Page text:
“The Show-Me State showed Obamacare the door yesterday. And what they need to do next there in Missouri is to show the rest of the states how to raise the collective voice of We the People, and say that Obamacare is overreached, it’s unaffordable, it’s not supported, it’s unconstitutional, as the 10th amendment and the Commerce Clause applies to government taking over that section of our private sector in healthcare.” Governor Sarah Palin, speaking on “Hannity,” August 4, 2010 Fox News Channel
The Bold Pursuit congratulates the people of Missouri for overwhelmingly rejecting a fundamental provision in Mr. Obama’s health care reform bill. The citizens of the “Show Me” state, in a 71 – 29% vote, rejected the federal mandate to purchase health insurance.
Tuesday, August 3, 2010, was a bad day for Patient Protection and Affordable Care Act; Missouri’s Prop C passed in a landslide vote disallowing a core element of the bill and, earlier in the day, Virginia scored a victory when U.S. District Judge Henry E. Hudson ruled against Secretary of Health and Human Services Kathleen Sebelius’ motion to dismiss Virginia’s lawsuit, allowing the action against the federal government to go forward.
Virginia was the first state to enact legislation preventing the federal government from forcing Virginia’s citizens to purchase or participate in new national health care system. The legislation, the Virginia Health Care Freedom Act, was pre-filed in December, in anticipation of the passage of H.R. 3590, the Patient Protection and Affordable Care Act, commonly referred to as “ObamaCare,” and was the catalyst for the states current lawsuit against the federal government.
Last March, Virginia Governor Bob McDonnell signed into law the VHCFA which provides that “no resident of this Commonwealth . . . shall be required to obtain or maintain a policy of individual insurance coverage…”
According to Virginia’s Attorney General Kenneth Cuccinelli, the PPACA violates the Ninth and Tenth Amendments of the Constitution (the Ninth Amendment protects rights not specifically covered elsewhere in the Constitution and the 10th Amendment states that the federal government has no authority beyond the powers granted to it under the Constitution). Judge refuses to dismiss Virginia’s health-care lawsuit | LoudounTimes.com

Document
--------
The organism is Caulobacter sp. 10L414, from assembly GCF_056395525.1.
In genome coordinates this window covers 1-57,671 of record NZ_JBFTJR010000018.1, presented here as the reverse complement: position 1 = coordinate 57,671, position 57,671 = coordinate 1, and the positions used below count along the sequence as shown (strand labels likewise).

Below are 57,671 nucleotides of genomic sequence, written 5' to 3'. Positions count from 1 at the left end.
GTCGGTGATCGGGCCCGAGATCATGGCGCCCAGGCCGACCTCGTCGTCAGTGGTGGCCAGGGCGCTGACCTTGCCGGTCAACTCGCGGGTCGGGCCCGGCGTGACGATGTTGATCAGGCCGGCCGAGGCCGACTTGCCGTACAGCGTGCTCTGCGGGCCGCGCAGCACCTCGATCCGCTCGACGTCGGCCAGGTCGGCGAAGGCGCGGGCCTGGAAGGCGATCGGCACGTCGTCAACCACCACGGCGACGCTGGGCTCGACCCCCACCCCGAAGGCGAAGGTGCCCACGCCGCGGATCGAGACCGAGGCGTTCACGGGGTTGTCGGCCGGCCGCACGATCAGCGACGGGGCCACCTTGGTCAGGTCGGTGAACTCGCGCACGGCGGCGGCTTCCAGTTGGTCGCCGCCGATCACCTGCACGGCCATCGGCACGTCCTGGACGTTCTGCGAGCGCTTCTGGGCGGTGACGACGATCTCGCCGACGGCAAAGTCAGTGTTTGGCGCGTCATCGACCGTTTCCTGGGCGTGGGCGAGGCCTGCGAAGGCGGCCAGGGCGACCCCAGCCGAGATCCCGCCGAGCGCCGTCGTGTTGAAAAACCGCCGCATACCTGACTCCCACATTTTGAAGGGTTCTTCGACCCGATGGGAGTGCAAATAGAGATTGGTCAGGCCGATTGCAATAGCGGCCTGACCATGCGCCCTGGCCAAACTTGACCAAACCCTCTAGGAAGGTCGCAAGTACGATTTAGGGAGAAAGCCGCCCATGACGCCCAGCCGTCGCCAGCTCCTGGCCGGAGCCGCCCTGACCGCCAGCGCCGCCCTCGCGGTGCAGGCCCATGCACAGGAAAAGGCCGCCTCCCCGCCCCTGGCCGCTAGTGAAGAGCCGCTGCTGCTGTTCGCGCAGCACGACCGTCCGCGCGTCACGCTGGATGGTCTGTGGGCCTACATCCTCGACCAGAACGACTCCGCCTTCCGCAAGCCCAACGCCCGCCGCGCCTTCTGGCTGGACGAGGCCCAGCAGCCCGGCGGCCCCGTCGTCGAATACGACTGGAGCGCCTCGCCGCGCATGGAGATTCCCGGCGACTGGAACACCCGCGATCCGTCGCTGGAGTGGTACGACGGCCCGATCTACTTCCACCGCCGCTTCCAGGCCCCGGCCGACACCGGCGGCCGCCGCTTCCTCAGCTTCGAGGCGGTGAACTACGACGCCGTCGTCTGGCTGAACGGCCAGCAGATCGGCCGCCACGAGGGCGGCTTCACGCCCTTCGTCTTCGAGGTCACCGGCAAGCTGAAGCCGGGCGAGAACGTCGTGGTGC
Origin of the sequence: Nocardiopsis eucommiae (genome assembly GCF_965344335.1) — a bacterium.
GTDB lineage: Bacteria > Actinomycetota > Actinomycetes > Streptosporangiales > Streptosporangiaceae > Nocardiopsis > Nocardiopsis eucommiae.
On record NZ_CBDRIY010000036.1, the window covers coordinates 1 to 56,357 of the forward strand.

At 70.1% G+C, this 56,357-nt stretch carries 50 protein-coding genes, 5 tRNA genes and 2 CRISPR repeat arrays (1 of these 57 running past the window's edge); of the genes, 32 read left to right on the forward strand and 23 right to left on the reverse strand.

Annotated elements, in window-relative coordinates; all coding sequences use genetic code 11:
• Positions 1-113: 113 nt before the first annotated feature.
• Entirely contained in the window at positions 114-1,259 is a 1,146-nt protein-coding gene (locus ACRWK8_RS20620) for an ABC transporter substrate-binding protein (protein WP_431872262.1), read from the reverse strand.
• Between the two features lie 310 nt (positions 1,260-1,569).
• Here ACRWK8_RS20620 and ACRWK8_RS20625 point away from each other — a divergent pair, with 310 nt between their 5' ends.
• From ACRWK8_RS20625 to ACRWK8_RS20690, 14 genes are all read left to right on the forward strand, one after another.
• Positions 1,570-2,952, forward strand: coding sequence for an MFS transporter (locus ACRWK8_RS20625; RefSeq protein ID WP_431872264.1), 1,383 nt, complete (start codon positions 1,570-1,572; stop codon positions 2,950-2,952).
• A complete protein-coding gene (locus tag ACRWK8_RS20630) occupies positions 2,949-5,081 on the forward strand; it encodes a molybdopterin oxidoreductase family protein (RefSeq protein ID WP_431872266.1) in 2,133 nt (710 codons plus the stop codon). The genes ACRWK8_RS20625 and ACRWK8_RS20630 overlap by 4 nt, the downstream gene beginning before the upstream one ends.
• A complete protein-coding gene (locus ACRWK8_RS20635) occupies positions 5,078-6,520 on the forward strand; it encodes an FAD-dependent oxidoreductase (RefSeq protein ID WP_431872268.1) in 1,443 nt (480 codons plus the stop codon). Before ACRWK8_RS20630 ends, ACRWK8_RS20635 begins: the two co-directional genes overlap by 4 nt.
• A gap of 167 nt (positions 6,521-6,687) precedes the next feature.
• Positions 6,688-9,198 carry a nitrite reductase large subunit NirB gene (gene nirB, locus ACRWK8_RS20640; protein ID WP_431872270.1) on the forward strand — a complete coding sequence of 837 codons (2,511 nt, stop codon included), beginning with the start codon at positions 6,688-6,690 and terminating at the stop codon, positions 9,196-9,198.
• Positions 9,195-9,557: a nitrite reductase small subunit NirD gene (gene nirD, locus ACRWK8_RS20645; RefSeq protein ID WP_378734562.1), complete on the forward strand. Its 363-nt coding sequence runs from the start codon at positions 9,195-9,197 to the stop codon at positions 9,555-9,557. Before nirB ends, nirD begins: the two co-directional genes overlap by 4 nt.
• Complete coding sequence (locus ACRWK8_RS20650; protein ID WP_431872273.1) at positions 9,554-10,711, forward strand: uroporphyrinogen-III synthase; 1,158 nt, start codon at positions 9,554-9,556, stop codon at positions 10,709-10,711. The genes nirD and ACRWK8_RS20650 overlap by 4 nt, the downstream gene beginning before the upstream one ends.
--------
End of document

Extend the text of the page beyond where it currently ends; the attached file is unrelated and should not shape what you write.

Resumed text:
Those are just the first two salvos across the bow of the government’s titanic health care bill; Florida is leading a flotilla of 20 states in another charge against the U.S. Department of Health and Human Services, U.S. Department of Treasury and the U.S. Department of Labor alleging the health care bill is unconstitutional.
Florida’s Attorney General Bill McCollum filed a lawsuit on March 23, 2010 against the U.S. Department of Health and Human Services, U.S. Department of Treasury and the U.S. Department of Labor alleging the Health Care Reform bill is unconstitutional.
Initially, the Attorneys General from South Carolina, Nebraska, Texas, Utah, Louisiana, Alabama, Colorado, Michigan, Pennsylvania, Washington, Idaho, and South Dakota joined Florida’s lawsuit filed in the United States District Court for the Northern District of Florida; the suit was amended on May 14, 2010 to add another seven states, the National Federation of Independent Business and two individual plaintiffs.
Missouri, Virginia and Florida with its coalition of states aren’t alone in this battle to repeal the bill or portions of it: Arizona and Oklahoma will vote on similar referendums on November 2, 2010.
What is the significance of Missouri’s landslide referendum on ObamaCare, along with the numerous lawsuits and legislation already in progress by almost half the states in the Union?
Something happened last March when Congress voted to pass H.R. 3590 amidst accusations of shady deals, political chicanery and public disapproval: our elected officials completely disregarded the will of the People … and the People took offense.
Regardless of whether the states’ laws, lawsuits or referendums have a real effect on the PPACA, the People are sending a message to Mr. Obama, Senate Majority Leader Harry Reid and House Speaker Nancy Pelosi: We will be heard and our message is this: don’t force your ideologies and poorly-conceived legislation through without acknowledging your constituents concerns or objections. We will fight for what we believe is best for our nation and we’ll do it in the voting booths and in our courthouses!
If there is any question as to why we have so little respect for our elected officials, note this remark by Speaker Pelosi (March 9, 2010) regarding the vote on health care reform:
“But we have to pass the bill so you can find out what is in it, away from the fog of the controversy.”
Congressional Democrats heeded her advice, they voted to pass a hefty 2409-page bill … amidst a cloud of controversy and that dark haze still billows around the Capitol Building.